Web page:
8. Rudy Rucker says:

    Nice work on “Eartly Roman Kings” Tony. I saw Bob sing it live last night, and Googled my way to your article.
    Another couple of thoughts. The reference to the “fiddle” that will “break it wide open” makes me think of the Roman emperor Nero. Bob certainly has a fiddle in his band these days.
    I think there’s some reference to the Roman soldiers crucifying Jesus as well. “Tomorrow is Friday /We’ll see what it brings” and “I can dress up your wounds / With a blood-clotted rag”
    There’s also a Mafia thing in “You try to get away / They drag you back,” as in nobody quits the Mob.
    And, as you say, part of the song is just Dylan being glad to still be tearin’ it up. “I ain’t dead / My bell still rings”

  9. Dirk Weiss says:

    “Ding Dong Daddy” is also a reference to a song performed by both Bob Wills and Louis Armstrong back in the 30’s or thereabouts. There was also an infamous cable car conductor in San Francisco who was arrested for the crime of having 9 wives back in the 1940’s–he was referred to as “Ding Dong Daddy” in the local media.
    I always thought the references to Detroit are primarily about how the city has been abandoned and fallen on such hard times, economically speaking, over the last 10-20 years.

  10. Jim says:

    Just became familiar with this song today, watching youtube of Bob in Japan in 2016. Thanks for the thought-provoking comments.

  11. Mr Jones says:

    I cannot help but to think, every time I listen to this song, that this is about things that had happened not too long ago in Wall Street and the guys who did them.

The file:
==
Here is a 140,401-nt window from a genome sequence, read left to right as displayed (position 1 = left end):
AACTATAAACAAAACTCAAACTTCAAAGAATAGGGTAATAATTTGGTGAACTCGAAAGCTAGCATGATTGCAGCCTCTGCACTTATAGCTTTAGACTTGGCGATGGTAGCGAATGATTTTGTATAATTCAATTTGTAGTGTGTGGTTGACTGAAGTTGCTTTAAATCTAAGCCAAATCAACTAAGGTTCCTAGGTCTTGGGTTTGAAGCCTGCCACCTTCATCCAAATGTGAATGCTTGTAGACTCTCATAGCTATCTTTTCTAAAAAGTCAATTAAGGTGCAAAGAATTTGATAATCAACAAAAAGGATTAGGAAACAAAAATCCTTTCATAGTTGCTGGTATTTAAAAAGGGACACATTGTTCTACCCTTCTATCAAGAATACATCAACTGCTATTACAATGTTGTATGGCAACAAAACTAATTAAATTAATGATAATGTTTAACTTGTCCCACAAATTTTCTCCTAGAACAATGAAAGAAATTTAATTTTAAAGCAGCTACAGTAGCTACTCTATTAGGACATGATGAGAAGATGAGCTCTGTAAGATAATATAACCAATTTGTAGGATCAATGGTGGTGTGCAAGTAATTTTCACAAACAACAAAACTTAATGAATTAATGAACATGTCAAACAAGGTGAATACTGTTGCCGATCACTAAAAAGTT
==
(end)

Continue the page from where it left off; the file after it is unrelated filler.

12. Joe Lubow says:

    Thanks for this. You really should correct the date for the end of the Republic though; instead of nearly five centuries, you’ve got the republic lasting ten years. The last Roman King, Lucius Tarquinius Superbus, was killed in 509 BC, and the Republic lasted from that time until either, as you say, 49 BC with the crossing of the Rubicon in , or as some texts have it, in 27 BC with the Senate granting Octavius the title of Augustus.

    I’m sure you just missed the “0” in 509.

  13. TonyAttwood says:

    Very many thanks Joe – yep, I made a typing error, and by no means the first on this site. I’ll go and change it now.

  14. ron horan says:

    one day you will ask for me
    there will be no one else
    that you will wanna see

    for me this is judgement day
    G.F.C. money makers and movers
    drug cartel Kings
    (most obviously )
    Mafia bosses

  15. Hello Tony, yes another fine analysis of a song from from Bob Dylan’s Music Box http://thebobdylanproject.com/Song/id/177/Early-Roman-Kings Join us inside and listen to every version of every song.